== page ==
Dot Lenhart (dotknowsplants.blogspot.com) is a gardener with more than 20 years’ experience.
Originally published in The Commons issue #330 (Wednesday, November 4, 2015). This story appeared on page D3.
BRATTLEBORO—The question I am most frequently asked this time of year is, “Can I still plant trees, shrubs, and perennials in the fall?”
The answer is a resounding “Yes!”
While the air is becoming cooler, the ground is still retaining warmth from summer. We also typically experience abundant rainfall in fall. For these reasons, things we plant now make vigorous root growth and get established quickly.
It is also a time of year that you can often find many nurseries offering sale prices on much of their stock. Plant now, save money, and your trees, shrubs, and perennials will already be established for spring enjoyment.
Procedures for planting in fall are the same as planting in spring or summer.
1. Dig a hole about twice the size of the root ball, add a bit of good compost to the bottom of the hole, and place the plant so that it will be at the same depth as it was in the pot.
I like to mix the existing soil half and half with good compost, but if your soil is poor, add mostly compost into your mix. This method creates a small area of richer soil that will help the plant get established. The plant will adapt to the soil around it in time. Loosen the roots of the plant if they are at all compacted.
2. Set the plant in the hole, fill in the hole with your soil and tamp down gently. Packing the soil too hard can cause a density that new roots might find difficult. Temporarily leave a small well around the plant to allow for water to reach the roots of the plant easily. You can create a mound like a donut around your planted area which will also help retain water.
3. After planting, water it well, making sure that the water seeps down to saturate all the roots and to settle the soil around the roots. Most plants require an inch of rain per week. If rainfall is not sufficient, you will need to supplement water to that amount, especially in the first two weeks after planting. It’s a good idea to keep the plant well watered until the ground freezes.
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I usually don’t fertilize when planting in fall because I want the plant to focus on root establishment, and not on leaf growth. Feeding can be done in the spring. The compost that you put in the hole will feed sufficiently for now.
If you are planting deciduous trees or shrubs, or perennials, all you need to do for winter protection is to mulch the plant. Many people use bark mulch for looks and protection. An inch layer of compost also works nicely. White pine branches make good protection for perennial beds, since they are readily available and trap air under them which works as an insulator under snow cover.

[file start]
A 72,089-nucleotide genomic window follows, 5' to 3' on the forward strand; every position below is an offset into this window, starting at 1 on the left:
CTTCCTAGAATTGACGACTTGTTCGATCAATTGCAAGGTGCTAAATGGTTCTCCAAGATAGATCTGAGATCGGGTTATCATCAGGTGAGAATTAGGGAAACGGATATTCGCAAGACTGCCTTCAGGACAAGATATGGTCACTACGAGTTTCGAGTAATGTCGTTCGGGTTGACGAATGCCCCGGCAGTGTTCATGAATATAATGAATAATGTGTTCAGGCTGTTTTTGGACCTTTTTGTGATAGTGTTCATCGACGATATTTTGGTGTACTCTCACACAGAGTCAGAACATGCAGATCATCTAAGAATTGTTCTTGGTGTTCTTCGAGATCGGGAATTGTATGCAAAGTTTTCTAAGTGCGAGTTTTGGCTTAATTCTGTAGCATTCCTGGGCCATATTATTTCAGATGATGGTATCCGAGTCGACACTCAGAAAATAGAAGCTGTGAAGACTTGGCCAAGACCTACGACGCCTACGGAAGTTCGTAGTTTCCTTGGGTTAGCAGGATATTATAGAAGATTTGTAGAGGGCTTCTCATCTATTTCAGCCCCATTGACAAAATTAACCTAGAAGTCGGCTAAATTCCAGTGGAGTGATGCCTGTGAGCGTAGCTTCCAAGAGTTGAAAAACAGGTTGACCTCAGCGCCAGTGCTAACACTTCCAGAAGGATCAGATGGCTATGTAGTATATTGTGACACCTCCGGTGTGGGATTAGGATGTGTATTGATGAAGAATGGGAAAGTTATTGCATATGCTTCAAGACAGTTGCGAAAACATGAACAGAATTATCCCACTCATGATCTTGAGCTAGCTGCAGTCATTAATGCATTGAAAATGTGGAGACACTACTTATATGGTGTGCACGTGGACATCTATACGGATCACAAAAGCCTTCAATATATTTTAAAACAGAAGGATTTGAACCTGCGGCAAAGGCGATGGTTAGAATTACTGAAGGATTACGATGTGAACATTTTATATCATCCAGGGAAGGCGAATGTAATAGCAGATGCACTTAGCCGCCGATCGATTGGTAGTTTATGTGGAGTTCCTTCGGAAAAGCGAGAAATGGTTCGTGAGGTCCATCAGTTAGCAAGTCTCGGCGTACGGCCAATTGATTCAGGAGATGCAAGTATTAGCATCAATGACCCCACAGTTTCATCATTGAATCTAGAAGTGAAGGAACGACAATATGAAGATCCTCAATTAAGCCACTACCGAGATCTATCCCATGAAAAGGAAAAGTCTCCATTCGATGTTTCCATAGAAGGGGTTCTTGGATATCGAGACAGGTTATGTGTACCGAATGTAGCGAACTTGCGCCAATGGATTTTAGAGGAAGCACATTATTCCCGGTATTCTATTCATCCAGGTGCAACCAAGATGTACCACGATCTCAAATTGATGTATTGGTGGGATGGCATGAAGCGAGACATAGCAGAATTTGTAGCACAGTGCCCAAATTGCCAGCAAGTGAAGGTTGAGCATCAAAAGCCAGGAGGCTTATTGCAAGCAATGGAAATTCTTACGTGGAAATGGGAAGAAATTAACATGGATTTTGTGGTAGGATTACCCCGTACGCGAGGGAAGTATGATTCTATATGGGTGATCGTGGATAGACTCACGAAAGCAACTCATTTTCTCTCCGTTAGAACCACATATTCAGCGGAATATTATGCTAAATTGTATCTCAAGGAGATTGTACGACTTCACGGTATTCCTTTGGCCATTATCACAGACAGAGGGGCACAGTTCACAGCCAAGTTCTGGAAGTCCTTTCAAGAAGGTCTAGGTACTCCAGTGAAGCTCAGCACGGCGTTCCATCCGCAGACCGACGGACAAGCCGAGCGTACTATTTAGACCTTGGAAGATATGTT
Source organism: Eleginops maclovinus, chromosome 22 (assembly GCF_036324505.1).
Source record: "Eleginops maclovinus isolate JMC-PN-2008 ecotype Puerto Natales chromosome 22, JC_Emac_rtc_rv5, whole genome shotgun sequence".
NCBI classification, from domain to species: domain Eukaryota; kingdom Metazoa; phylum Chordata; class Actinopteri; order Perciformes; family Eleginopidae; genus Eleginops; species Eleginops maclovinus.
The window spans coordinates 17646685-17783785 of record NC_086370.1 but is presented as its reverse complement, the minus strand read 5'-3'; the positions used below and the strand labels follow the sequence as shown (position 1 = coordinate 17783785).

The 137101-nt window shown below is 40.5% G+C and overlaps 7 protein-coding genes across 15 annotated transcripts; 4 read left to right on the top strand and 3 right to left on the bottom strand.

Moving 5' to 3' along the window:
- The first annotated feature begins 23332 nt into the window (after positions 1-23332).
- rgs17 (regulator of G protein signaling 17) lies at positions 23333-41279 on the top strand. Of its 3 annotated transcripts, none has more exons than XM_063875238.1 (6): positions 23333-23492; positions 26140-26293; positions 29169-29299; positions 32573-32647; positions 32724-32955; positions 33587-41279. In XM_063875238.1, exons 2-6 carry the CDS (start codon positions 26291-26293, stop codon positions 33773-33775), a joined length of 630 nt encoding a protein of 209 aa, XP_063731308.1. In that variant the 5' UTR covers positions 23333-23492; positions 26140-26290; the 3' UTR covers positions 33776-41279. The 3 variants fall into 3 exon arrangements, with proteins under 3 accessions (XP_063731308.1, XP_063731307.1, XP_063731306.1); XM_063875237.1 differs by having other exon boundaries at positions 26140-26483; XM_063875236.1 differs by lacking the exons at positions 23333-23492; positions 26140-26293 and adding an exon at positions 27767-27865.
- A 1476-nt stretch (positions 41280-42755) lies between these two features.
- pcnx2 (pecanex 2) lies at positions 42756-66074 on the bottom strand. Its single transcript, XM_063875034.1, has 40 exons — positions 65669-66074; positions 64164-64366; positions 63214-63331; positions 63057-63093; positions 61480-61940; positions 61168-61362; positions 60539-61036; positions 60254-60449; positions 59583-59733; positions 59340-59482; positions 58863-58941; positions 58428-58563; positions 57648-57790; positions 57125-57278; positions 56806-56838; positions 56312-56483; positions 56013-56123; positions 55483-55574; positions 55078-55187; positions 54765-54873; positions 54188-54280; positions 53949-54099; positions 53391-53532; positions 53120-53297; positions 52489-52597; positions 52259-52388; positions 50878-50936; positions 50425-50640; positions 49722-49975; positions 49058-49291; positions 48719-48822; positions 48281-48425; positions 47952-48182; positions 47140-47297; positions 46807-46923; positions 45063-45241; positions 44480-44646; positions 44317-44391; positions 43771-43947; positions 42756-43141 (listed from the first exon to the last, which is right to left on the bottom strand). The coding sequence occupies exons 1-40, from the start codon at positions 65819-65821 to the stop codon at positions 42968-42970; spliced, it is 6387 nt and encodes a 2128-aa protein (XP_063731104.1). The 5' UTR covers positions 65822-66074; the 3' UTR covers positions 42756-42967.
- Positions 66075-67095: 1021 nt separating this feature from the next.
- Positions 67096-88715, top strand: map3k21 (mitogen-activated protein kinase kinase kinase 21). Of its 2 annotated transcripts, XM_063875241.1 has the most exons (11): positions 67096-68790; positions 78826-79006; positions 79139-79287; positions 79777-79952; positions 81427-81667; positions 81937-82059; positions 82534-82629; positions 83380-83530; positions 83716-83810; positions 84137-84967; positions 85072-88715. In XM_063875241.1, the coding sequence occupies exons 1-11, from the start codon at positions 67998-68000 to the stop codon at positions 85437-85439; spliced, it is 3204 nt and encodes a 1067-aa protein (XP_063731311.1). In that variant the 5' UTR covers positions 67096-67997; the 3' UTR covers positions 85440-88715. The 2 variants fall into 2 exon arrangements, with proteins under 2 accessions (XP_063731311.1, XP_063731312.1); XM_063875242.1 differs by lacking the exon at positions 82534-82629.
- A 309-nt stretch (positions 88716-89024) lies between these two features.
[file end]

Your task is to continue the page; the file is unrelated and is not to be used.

If you have planted evergreen shrubs such as rhododendrons, evergreen azaleas, pieris (andromeda), mountain laurel or boxwood, it’s a good idea to give the leaves some protection from burning or drying out in the winter.
I use Wilt-Pruf, which is made from pine resin and provides a clear protective coating that wears off by spring. This product should be sprayed onto the plant after hard frost; a warmish day toward the end of November is good. It’s important that you avoid spraying the plant while it’s still in active growth. Similar products are available under different names.
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I am also often asked, “How late is too late to plant?” Remember that frost above ground does not always mean that the ground is yet freezing up. While the ground is still pliable, roots can still grow.
My rule of thumb is to allow a minimum of two weeks of growing time before the ground freezes. So you have to keep an eye on the weather and see what works for your area.
I am finding that, for the last 10 years, the planting season has gotten significantly later most years. I used to stop planting by the end of October, but I am finding that I can often plant safely until the end of November, depending on the weather.
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If you have planted trees that may be exposed to winter wind, it’s not a bad idea to stake the tree. Constant winds can keep moving the tree, making it hard for it to establish roots. Staking kits can be found at most nurseries or hardware stores.
Three stakes are usually sufficient to stabilize a tree. Any rope that goes around a tree trunk should be padded to protect the bark.
Another bit of protection for fruit trees (including ornamental crabapples) is to wrap the trunk to protect it from creatures such as mice or voles that may gnaw the bark either by wrapping it with the corrugated paper wrap available for that purpose, or with a reusable plastic spiral wrap. I prefer the ones with holes in them to assure sufficient air circulation over the winter.
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